With perhaps two-dozen residents of the Plant City Convalescent Home arrayed around the dining room in various states of wheelchair-bound repose, a diminutive, gray-haired fellow is standing by a karaoke rig singing "Lay Your Head on My Pillow." Crooked in his arm like a football is a poodle named Topsy. This is precisely the kind of scene that Bud Lee, picturemaker, would have to photograph. Kitschy, whimsical, Fellini-esque. I can just see him stopping in his tracks, pointing his compact 40-year-old Leica camera, and clicking away.
But Bud can't do that. Having suffered a stroke in August, 2003 - it happened at Popeye's in Plant City, amid a Weekly Planet Best of the Bay shoot - Bud Lee, 64, is paralyzed on his left side, blind in his left eye, confined to a wheelchair.
He wants out of this place. Bad. But for the foreseeable future this is his home. Bud thrives on visitors, and lately there have been lots. His first solo show draws near. From April 17 to July 10, the Tampa Museum of Art presents Bud Lee: PictureMaker, a career retrospective of 60 photographs, selected by curator Jill Jiminez from 500 submitted by Bud's agent, Sergio Waksman. The images come from Life, Esquire, Rolling Stone, Town & Country, the New York Times Magazine and other high-profile publications.
"I thought it was important to get different periods of his career," Jiminez says. "Start with some earlier pieces and move on to the big Esquire projects, with celebrities. The emphasis is on portraits; that's his strong suit. His humor and irony come into play."
Bud's latest period is best represented in the Weekly Planet. Enlisted by former editor Susan Edwards, he began shooting mostly cover features in 1998. Bud took pictures of porn stars, down-and-outers and people's closets, bringing a previously unseen artistry to the Planet's photos.
He also made quite an impression in our Ybor City offices. Bud would amble into the editorial suite, coaxing his bulky frame along, a towel usually draped around his neck. He'd tell stories and ask questions in his high-pitched purr of a voice. He was relentlessly inquisitive. He didn't always seem dialed in when an editor laid out the assignment, and he didn't always come back with what we expected. But, invariably, his work was full of personality and, at its best, revealed bare truths.
Bud looked at every assignment as an adventure - even ones that, in light of his illustrious career, could've seemed insignificant. He knew no caution. In his mind, everyone wanted their picture taken. He could take a cantankerous street person and turn him into an amateur Heidi Klum. "I could get people to pose in ways that you'd think they wouldn't want to do," Bud says. "I've been told I'm a very disarming person. That's part of it. I'm not afraid of people, not shy. I want them to look at the shoot as a collaboration."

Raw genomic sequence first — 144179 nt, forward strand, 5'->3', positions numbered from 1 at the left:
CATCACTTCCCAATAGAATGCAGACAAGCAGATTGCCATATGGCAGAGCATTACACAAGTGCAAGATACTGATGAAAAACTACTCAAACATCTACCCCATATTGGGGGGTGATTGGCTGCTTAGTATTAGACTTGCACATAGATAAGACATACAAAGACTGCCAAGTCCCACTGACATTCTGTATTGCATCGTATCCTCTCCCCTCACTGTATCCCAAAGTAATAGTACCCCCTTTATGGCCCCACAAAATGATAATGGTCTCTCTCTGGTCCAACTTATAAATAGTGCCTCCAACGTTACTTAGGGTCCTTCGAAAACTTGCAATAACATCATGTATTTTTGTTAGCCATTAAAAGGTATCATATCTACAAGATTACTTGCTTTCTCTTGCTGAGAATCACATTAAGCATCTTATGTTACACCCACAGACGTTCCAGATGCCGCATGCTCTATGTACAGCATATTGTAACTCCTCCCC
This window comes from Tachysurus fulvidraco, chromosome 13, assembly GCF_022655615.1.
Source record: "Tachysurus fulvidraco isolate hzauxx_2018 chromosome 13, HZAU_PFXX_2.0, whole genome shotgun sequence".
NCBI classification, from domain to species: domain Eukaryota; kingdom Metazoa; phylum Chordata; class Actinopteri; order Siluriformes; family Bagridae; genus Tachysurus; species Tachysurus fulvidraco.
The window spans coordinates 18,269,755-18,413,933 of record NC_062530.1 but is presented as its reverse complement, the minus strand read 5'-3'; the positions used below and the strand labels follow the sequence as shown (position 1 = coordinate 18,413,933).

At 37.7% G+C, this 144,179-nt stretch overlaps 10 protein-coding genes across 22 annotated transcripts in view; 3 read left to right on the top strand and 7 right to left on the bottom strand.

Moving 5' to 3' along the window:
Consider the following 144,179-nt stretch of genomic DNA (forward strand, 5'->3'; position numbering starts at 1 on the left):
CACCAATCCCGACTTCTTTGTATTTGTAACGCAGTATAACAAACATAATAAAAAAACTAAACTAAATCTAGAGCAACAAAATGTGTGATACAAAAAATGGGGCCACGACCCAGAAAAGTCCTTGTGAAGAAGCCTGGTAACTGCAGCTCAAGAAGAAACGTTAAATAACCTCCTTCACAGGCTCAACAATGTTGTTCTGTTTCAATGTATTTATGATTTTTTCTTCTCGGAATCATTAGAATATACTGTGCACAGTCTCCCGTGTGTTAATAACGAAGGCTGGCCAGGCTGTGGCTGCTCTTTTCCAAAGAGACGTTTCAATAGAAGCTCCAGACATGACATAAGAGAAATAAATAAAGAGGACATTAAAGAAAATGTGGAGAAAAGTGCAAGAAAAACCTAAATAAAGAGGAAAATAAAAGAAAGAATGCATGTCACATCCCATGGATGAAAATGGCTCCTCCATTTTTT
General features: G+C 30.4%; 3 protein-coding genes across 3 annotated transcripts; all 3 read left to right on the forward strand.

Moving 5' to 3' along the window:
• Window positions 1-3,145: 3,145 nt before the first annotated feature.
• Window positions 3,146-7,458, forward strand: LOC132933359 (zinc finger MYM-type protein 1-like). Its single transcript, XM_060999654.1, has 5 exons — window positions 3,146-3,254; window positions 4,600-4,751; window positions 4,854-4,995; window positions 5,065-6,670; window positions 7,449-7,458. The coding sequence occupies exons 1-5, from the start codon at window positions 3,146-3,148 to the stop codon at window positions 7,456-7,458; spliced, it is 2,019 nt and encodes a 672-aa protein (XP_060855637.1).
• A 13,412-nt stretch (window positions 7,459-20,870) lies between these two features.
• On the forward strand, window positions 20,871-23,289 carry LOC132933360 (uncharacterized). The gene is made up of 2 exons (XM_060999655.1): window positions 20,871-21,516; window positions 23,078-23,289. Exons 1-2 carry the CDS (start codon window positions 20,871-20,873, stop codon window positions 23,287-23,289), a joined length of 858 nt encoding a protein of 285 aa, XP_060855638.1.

His wife Peggy Lee adds, "He's a very kind man, very open and inclusive. At the same time, I've learned over the years that he has a way of getting what he wants with all that. That's part of what makes him very good at photographing people."
Charles Todd Lee Jr. - he's been called Bud all his life - grew up in tony Scarsdale, N.Y., the son of a career diplomat. He joined the army in the early '60s and trained as a photo lab technician. Stationed in Germany, he worked his way into shooting for military publications. Bud mustered out in early '67 and within a few months was shooting for photo-intensive Life magazine. He lived in Manhattan, but constant assignments for an array of periodicals made him a globetrotter.
He joined the federal Artists-in-Schools program, winding up in Tampa in '76. At a Plant City school where he was assigned, he met teacher Peggy Lee Laseter. They married in Ybor City, and moved into a storefront on Seventh Avenue, downstairs from a hooker named Black Mary.
Bud and Peggy Lee became the nexus of Tampa's underground arts scene, which spawned the wide open and wildly successful Artists & Writers Ball, a precursor to Guavaween and Tropical Heatwave.
Despite his free-spiritedness, Bud always wanted a brood of kids. By the time Thomas was born, the family had relocated to Davis Islands, and when the twins, Parker and Steckley came, the Lees moved out to Plant City, where they had Charlotte, the youngest.
Parker, who is working on his masters in architecture in New York, said growing up with an unconventional dad didn't seem weird. "He instilled in us that if you want to do something, do it," Parker says. "Don't let someone else tell you you can't do it."
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